Victoria’s Secret has been quietly closing Canadian locations, and it’s unclear how many more will be closed in 2020.
Over the past year, the American lingerie giant shut down operations in CF Sherway Gardens in Toronto, CF Richmond Centre near Vancouver, and CF Rideau Centre in Ottawa; its latest closure is CF Market Mall in Calgary.
In February 2019, the franchise announced it would close 53 stores across North America following a decrease in sales.
According to Darryl Schmidt, Vice President for National Leasing at Cadillac Fairview, the Calgary closure was unsurprising.
“We’ve been seeing this storm coming for a while,” Schmidt said. “When we did that first tranche of business they thought that Victoria’s Secret was going to be 10 to 15 stores in Canada. Then it was phenomenally successful and they wound up opening 40 plus stores. I think they cannibalized some of their own market share.”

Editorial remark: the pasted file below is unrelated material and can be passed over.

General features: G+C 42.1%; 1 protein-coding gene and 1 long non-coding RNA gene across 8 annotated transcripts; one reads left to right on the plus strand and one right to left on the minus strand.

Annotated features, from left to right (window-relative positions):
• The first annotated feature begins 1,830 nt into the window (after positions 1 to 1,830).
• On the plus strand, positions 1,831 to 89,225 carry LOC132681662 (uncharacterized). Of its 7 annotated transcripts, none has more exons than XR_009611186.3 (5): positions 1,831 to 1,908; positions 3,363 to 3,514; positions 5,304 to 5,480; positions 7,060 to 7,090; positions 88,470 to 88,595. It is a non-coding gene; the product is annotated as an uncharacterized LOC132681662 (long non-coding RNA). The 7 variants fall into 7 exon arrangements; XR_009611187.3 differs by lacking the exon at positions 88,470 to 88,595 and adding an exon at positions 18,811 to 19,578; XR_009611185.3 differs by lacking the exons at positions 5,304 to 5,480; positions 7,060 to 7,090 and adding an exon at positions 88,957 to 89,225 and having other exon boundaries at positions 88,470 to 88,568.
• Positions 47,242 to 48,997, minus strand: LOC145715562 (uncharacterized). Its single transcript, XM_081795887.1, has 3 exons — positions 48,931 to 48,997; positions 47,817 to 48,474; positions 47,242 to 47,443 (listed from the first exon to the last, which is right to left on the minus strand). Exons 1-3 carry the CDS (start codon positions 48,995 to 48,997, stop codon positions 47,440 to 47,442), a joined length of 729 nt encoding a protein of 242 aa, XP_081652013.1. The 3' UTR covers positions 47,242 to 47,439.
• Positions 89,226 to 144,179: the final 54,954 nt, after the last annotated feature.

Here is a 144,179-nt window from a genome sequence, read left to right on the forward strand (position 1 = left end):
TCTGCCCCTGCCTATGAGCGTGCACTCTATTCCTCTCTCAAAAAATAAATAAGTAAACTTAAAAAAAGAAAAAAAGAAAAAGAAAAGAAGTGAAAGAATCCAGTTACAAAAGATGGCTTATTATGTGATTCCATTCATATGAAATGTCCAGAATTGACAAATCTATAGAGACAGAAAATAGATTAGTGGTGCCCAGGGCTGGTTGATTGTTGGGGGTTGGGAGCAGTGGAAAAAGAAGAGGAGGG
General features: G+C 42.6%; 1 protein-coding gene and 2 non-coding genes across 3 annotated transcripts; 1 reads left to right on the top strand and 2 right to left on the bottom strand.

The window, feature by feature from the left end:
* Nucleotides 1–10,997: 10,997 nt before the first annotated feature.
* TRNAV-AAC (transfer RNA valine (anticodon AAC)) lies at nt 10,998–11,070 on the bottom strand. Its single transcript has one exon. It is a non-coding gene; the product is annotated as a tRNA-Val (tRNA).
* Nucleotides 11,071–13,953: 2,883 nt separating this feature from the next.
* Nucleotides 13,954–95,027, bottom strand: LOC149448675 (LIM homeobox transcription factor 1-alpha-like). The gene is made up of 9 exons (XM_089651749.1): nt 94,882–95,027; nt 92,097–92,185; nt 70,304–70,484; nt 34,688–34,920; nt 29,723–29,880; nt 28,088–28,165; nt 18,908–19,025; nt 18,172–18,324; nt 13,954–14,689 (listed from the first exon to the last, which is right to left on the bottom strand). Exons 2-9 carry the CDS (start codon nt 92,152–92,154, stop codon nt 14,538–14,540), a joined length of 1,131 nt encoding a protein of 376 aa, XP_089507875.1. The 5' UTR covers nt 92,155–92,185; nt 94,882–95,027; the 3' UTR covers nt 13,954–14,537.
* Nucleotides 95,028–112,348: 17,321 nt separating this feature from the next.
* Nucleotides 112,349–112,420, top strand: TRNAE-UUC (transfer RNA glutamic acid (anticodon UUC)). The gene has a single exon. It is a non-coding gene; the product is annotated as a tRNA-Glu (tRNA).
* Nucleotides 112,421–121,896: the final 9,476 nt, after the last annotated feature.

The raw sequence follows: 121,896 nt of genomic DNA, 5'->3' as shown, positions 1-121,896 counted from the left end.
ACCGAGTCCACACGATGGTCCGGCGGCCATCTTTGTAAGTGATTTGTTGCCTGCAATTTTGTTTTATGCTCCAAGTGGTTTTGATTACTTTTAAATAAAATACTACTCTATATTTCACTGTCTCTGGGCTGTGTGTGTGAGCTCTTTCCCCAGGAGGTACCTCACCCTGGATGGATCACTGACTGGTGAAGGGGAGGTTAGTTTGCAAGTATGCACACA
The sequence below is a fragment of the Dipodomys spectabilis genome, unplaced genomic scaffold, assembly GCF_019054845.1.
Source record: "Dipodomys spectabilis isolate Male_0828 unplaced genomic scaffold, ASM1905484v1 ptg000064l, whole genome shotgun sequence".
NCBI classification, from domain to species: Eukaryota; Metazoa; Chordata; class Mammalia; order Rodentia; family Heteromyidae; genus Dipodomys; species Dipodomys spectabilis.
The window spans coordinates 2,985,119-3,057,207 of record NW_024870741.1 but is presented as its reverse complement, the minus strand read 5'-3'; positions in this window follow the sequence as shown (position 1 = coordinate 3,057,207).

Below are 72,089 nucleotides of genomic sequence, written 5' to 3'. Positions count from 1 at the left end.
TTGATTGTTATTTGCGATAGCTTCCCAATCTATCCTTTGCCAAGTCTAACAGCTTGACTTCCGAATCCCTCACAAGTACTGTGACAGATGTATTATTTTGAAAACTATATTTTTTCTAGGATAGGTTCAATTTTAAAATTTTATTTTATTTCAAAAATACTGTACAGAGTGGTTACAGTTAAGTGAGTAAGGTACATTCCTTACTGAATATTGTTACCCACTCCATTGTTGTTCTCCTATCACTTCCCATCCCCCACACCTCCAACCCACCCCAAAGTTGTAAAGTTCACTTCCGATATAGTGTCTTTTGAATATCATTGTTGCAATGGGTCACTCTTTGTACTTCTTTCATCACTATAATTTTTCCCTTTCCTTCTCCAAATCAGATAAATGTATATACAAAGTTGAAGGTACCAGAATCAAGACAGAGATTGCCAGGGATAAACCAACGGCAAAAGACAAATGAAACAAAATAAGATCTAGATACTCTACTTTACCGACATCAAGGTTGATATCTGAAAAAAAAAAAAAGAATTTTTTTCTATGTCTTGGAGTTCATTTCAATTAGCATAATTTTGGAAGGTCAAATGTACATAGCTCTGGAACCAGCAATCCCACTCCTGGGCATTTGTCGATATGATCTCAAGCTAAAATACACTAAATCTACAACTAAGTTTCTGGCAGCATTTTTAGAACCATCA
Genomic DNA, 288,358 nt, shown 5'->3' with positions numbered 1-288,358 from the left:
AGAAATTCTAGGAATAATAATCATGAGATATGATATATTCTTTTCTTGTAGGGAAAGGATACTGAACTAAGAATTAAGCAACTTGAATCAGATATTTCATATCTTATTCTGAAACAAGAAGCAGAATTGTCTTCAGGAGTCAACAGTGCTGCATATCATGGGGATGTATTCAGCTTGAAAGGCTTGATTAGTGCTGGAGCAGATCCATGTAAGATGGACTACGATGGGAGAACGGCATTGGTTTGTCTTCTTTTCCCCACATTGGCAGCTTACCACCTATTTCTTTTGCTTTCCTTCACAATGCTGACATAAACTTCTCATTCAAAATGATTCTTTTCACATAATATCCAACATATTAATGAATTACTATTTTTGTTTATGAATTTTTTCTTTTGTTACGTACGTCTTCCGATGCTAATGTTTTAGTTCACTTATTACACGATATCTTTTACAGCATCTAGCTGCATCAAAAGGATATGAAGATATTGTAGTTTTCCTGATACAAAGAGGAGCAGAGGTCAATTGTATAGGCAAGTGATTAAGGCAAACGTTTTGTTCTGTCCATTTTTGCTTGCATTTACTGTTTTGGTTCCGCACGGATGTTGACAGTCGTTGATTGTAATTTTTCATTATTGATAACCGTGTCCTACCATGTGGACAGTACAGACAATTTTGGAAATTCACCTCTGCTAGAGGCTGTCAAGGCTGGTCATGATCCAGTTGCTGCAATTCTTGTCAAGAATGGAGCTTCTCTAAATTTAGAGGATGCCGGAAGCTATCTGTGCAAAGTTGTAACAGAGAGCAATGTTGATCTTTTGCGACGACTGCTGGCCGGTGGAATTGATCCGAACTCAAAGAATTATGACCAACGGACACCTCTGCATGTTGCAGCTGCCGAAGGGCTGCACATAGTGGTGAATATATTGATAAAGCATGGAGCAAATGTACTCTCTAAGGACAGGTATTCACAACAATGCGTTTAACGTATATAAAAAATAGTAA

Victoria’s Secret has notoriously struggled to retain customers in recent years.
Unlike inclusive brands such as Aerie and Savage x Fenty, Victoria’s Secret has consistently refused to adapt to the current social climate; the company only introduced diverse models in October as part of its #loveyourself campaign.
Unsurprisingly, many customers weren’t impressed by the delayed response.
The brand is also losing customers over its insistence on using hypersexualized, male-oriented advertising in the era of #MeToo.
And it didn’t help that in 2018, the brand’s chief marketing officer Ed Razek was forced to retire from his role after making ill-judged comments in a Vogue interview about plus-size and transgender models.
After losing a good chunk of their clientele, it’s no secret that the lingerie company is struggling financially; in November 2019, the Victoria’s Secret Fashion Show was cancelled after running annually for 20+ years.
Although Victoria’s Secret is still valued at a cool $1.1 billion and is unlikely to shut its doors anytime soon, customers should brace themselves for a possible depletion of Canadian locations in the near future.
With Canadian greeting card giants Carlton Cards and Papyrus both closing their doors in January, retail stores are facing a tough time in the current economy — and nobody is immune to the effects.